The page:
Urban Sustainability Certificate Program: Permaculture

Ed. Note: In partnership with Sustainable JC, Lyndon Neal has agreed to report back on his experiences in the Urban Sustainability Certificate class.

The first week (of three!) permaculture studies was presented by Sean Walsh from AppleSeed Permaculture.

For those not sure (like me) what permaculture means, there are a lot of similar definitions, but I like “integrates landscape and people, providing food, energy, water and shelter in a sustainable way.”

There are a lot of smart ideas, concepts and beliefs swirling around permaculture that drive inspiration and innovation. For me, the concept of “future-proofing” ideas (keeping them adaptable & flexible in an ever-changing environment) kept flashing in my head. I’m now thinking differently about ideas as an end goal, and thinking instead that future proofing that idea is just as important as coming up with that idea in the first place.

Like previous instructors, Sean began the night by going straight into the principles and ideas behind the permaculture movement. It’s been invigorating to see such enthusiastic and energized professionals so excited to share their knowledge and experience.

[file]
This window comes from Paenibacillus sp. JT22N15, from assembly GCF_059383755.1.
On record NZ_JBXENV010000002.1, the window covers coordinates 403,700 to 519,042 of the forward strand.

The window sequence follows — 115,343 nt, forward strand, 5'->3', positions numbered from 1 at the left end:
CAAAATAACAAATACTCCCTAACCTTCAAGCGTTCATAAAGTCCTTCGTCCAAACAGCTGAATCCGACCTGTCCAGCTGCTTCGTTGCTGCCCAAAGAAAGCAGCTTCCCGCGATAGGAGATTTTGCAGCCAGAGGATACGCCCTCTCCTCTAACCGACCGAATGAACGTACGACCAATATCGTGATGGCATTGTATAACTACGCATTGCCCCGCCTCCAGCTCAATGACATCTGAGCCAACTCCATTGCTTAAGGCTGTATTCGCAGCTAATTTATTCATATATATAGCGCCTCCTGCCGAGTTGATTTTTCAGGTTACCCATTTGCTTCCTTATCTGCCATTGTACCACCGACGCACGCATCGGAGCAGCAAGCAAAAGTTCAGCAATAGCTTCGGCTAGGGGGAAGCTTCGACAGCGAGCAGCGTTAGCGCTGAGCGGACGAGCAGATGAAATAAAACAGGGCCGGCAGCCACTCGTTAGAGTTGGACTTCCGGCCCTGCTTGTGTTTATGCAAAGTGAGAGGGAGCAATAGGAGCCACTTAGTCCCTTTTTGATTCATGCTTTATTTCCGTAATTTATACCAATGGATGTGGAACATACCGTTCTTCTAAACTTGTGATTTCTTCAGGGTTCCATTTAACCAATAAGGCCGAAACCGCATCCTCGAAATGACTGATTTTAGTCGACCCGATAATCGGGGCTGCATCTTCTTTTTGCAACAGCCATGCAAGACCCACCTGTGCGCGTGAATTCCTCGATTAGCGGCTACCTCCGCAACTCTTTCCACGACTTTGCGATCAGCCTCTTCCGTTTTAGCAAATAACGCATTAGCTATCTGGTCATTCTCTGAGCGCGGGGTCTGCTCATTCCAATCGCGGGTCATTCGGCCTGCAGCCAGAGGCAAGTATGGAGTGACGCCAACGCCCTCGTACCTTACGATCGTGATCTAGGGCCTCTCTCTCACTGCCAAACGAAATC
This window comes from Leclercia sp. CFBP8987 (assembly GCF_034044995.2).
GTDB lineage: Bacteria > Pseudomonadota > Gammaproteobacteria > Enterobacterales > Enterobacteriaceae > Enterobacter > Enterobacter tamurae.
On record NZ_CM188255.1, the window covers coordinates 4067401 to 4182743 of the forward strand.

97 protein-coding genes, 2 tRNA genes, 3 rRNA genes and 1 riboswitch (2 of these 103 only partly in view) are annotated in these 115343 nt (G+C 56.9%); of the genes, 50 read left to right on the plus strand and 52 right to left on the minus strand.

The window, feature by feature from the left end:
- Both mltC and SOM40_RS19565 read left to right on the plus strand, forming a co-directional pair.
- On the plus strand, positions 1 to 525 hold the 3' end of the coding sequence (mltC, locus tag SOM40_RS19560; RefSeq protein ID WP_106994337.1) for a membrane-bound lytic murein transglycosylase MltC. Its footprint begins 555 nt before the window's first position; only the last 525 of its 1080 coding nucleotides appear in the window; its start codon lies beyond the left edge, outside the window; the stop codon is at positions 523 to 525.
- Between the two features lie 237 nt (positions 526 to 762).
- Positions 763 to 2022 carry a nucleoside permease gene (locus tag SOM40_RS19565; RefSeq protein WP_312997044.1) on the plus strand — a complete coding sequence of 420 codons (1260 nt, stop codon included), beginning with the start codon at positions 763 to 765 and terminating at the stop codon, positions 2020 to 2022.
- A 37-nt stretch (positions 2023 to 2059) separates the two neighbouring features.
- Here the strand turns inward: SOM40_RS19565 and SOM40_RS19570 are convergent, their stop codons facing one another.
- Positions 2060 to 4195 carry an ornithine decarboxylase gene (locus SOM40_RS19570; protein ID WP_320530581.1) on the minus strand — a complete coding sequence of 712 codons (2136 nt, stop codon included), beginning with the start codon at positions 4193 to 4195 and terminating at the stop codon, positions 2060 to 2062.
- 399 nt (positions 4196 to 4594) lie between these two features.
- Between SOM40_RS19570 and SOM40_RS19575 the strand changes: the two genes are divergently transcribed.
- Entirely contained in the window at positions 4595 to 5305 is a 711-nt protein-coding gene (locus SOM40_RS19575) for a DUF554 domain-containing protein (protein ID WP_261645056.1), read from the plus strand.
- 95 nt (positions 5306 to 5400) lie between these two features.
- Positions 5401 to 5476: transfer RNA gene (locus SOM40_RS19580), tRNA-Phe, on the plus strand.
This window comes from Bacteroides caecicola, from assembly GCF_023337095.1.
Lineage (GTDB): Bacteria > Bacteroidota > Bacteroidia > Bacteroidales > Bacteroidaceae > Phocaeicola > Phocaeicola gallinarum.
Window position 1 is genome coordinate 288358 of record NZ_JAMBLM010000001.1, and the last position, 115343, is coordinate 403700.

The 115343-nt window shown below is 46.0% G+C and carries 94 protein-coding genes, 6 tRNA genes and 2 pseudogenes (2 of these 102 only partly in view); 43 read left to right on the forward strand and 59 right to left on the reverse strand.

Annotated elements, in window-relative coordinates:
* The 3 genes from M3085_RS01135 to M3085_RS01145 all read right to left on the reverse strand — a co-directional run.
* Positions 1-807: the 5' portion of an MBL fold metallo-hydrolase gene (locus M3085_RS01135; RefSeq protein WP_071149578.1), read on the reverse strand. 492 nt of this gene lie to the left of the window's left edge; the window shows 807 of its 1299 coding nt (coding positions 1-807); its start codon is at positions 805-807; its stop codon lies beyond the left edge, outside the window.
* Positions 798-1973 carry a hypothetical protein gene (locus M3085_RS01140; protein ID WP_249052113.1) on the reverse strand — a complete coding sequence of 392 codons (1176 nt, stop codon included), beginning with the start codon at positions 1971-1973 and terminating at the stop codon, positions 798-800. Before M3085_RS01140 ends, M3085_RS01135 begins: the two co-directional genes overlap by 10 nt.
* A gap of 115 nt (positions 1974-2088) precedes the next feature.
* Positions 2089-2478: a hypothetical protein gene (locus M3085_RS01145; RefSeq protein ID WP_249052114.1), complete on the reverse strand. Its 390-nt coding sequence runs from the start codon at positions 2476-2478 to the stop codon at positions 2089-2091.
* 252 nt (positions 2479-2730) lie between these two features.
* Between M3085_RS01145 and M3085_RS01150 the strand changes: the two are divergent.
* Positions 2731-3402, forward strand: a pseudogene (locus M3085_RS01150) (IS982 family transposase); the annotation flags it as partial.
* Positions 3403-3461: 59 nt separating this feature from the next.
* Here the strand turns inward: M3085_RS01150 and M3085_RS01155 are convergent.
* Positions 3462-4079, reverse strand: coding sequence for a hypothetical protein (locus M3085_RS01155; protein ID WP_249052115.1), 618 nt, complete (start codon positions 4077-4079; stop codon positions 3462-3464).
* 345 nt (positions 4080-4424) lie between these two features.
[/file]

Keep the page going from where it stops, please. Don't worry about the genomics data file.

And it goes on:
What was great about this session in particular was that Sean had real examples of different kinds of projects, including a multi-tiered enterprise that centered around rain and household water collection in rain deprived Tuscon, Arizona.

This project, as described by Sean (and pictured below) went like this:

  1. They cut out sidewalk spaces
  2. which collected rain water into a specially designed drainage area
  3. which was then led into green areas.

Another part of the same project included:

  1. A communal outdoor washing machine
  2. that residents could use for free
  3. if they had biodegradable laundry soap, and as long as
  4. they moved the waste pipe each time, directing it to four different parts of the garden.

Sean’s innovative ideas helped to reuse water that typically gets wasted (i.e. sent down drains) in a part of the world where water is in short supply.

Read more about SJC’s Certificate Program and Lyndon’s journey in the course:

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